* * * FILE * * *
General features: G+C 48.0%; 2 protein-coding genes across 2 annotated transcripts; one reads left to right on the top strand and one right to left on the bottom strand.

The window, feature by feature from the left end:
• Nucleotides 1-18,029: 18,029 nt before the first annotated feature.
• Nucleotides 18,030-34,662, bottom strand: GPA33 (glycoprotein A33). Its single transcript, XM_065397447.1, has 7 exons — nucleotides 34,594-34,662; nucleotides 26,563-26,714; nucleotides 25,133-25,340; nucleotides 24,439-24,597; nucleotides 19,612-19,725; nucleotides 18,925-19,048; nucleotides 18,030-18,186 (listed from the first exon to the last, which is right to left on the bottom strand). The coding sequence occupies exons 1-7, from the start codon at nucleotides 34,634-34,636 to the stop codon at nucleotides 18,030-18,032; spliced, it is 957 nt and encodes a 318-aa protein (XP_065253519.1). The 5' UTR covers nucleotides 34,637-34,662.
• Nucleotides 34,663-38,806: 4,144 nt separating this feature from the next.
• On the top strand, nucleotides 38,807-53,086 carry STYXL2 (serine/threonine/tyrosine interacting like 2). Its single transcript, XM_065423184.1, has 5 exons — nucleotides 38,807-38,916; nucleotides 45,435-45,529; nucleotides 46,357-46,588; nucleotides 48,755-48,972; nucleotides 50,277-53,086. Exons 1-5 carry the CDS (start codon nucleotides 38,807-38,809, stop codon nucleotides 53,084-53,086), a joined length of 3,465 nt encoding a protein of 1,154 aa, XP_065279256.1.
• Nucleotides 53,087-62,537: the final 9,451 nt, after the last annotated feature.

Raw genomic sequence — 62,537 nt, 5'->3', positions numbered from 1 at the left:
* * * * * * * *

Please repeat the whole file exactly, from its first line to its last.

General features: G+C 48.0%; 2 protein-coding genes across 2 annotated transcripts; one reads left to right on the top strand and one right to left on the bottom strand.

The window, feature by feature from the left end:
• Nucleotides 1-18,029: 18,029 nt before the first annotated feature.
• Nucleotides 18,030-34,662, bottom strand: GPA33 (glycoprotein A33). Its single transcript, XM_065397447.1, has 7 exons — nucleotides 34,594-34,662; nucleotides 26,563-26,714; nucleotides 25,133-25,340; nucleotides 24,439-24,597; nucleotides 19,612-19,725; nucleotides 18,925-19,048; nucleotides 18,030-18,186 (listed from the first exon to the last, which is right to left on the bottom strand). The coding sequence occupies exons 1-7, from the start codon at nucleotides 34,634-34,636 to the stop codon at nucleotides 18,030-18,032; spliced, it is 957 nt and encodes a 318-aa protein (XP_065253519.1). The 5' UTR covers nucleotides 34,637-34,662.
• Nucleotides 34,663-38,806: 4,144 nt separating this feature from the next.
• On the top strand, nucleotides 38,807-53,086 carry STYXL2 (serine/threonine/tyrosine interacting like 2). Its single transcript, XM_065423184.1, has 5 exons — nucleotides 38,807-38,916; nucleotides 45,435-45,529; nucleotides 46,357-46,588; nucleotides 48,755-48,972; nucleotides 50,277-53,086. Exons 1-5 carry the CDS (start codon nucleotides 38,807-38,809, stop codon nucleotides 53,084-53,086), a joined length of 3,465 nt encoding a protein of 1,154 aa, XP_065279256.1.
• Nucleotides 53,087-62,537: the final 9,451 nt, after the last annotated feature.

Raw genomic sequence — 62,537 nt, 5'->3', positions numbered from 1 at the left: